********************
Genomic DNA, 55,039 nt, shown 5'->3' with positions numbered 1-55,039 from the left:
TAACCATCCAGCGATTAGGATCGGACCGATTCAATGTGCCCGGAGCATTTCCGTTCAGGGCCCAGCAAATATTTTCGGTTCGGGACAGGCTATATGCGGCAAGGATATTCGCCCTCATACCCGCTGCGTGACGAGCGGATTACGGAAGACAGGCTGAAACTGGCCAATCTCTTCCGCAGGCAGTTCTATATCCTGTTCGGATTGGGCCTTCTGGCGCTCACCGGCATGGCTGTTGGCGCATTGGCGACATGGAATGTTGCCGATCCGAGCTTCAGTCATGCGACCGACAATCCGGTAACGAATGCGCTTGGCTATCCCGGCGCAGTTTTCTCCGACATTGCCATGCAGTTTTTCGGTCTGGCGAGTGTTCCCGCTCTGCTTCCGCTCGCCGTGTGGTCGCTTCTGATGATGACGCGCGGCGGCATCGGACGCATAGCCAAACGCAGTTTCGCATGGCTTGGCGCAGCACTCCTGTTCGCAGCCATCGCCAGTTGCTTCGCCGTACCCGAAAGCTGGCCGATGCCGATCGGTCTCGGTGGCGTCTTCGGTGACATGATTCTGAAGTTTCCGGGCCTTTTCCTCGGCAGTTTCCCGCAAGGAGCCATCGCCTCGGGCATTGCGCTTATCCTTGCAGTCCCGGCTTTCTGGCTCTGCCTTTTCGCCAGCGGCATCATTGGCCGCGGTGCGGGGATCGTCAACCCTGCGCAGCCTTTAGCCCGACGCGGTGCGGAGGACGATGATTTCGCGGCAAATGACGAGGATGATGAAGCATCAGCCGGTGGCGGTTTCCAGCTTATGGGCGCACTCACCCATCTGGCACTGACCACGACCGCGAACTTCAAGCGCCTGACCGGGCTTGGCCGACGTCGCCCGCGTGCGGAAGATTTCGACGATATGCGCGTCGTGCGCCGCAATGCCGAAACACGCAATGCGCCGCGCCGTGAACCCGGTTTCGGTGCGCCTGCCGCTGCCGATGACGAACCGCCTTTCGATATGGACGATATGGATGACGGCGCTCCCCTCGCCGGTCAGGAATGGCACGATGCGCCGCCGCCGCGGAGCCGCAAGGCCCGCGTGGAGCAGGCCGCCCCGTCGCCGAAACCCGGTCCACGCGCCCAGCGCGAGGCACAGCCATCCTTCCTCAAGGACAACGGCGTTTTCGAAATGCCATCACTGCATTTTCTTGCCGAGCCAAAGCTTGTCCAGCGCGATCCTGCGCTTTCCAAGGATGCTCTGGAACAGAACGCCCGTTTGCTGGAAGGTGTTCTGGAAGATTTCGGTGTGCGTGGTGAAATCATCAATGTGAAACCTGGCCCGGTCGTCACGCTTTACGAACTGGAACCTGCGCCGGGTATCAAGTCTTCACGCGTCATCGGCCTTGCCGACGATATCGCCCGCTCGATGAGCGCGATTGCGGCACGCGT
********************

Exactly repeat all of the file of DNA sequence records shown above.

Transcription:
Genomic DNA, 55,039 nt, shown 5'->3' with positions numbered 1-55,039 from the left:
TAACCATCCAGCGATTAGGATCGGACCGATTCAATGTGCCCGGAGCATTTCCGTTCAGGGCCCAGCAAATATTTTCGGTTCGGGACAGGCTATATGCGGCAAGGATATTCGCCCTCATACCCGCTGCGTGACGAGCGGATTACGGAAGACAGGCTGAAACTGGCCAATCTCTTCCGCAGGCAGTTCTATATCCTGTTCGGATTGGGCCTTCTGGCGCTCACCGGCATGGCTGTTGGCGCATTGGCGACATGGAATGTTGCCGATCCGAGCTTCAGTCATGCGACCGACAATCCGGTAACGAATGCGCTTGGCTATCCCGGCGCAGTTTTCTCCGACATTGCCATGCAGTTTTTCGGTCTGGCGAGTGTTCCCGCTCTGCTTCCGCTCGCCGTGTGGTCGCTTCTGATGATGACGCGCGGCGGCATCGGACGCATAGCCAAACGCAGTTTCGCATGGCTTGGCGCAGCACTCCTGTTCGCAGCCATCGCCAGTTGCTTCGCCGTACCCGAAAGCTGGCCGATGCCGATCGGTCTCGGTGGCGTCTTCGGTGACATGATTCTGAAGTTTCCGGGCCTTTTCCTCGGCAGTTTCCCGCAAGGAGCCATCGCCTCGGGCATTGCGCTTATCCTTGCAGTCCCGGCTTTCTGGCTCTGCCTTTTCGCCAGCGGCATCATTGGCCGCGGTGCGGGGATCGTCAACCCTGCGCAGCCTTTAGCCCGACGCGGTGCGGAGGACGATGATTTCGCGGCAAATGACGAGGATGATGAAGCATCAGCCGGTGGCGGTTTCCAGCTTATGGGCGCACTCACCCATCTGGCACTGACCACGACCGCGAACTTCAAGCGCCTGACCGGGCTTGGCCGACGTCGCCCGCGTGCGGAAGATTTCGACGATATGCGCGTCGTGCGCCGCAATGCCGAAACACGCAATGCGCCGCGCCGTGAACCCGGTTTCGGTGCGCCTGCCGCTGCCGATGACGAACCGCCTTTCGATATGGACGATATGGATGACGGCGCTCCCCTCGCCGGTCAGGAATGGCACGATGCGCCGCCGCCGCGGAGCCGCAAGGCCCGCGTGGAGCAGGCCGCCCCGTCGCCGAAACCCGGTCCACGCGCCCAGCGCGAGGCACAGCCATCCTTCCTCAAGGACAACGGCGTTTTCGAAATGCCATCACTGCATTTTCTTGCCGAGCCAAAGCTTGTCCAGCGCGATCCTGCGCTTTCCAAGGATGCTCTGGAACAGAACGCCCGTTTGCTGGAAGGTGTTCTGGAAGATTTCGGTGTGCGTGGTGAAATCATCAATGTGAAACCTGGCCCGGTCGTCACGCTTTACGAACTGGAACCTGCGCCGGGTATCAAGTCTTCACGCGTCATCGGCCTTGCCGACGATATCGCCCGCTCGATGAGCGCGATTGCGGCACGCGT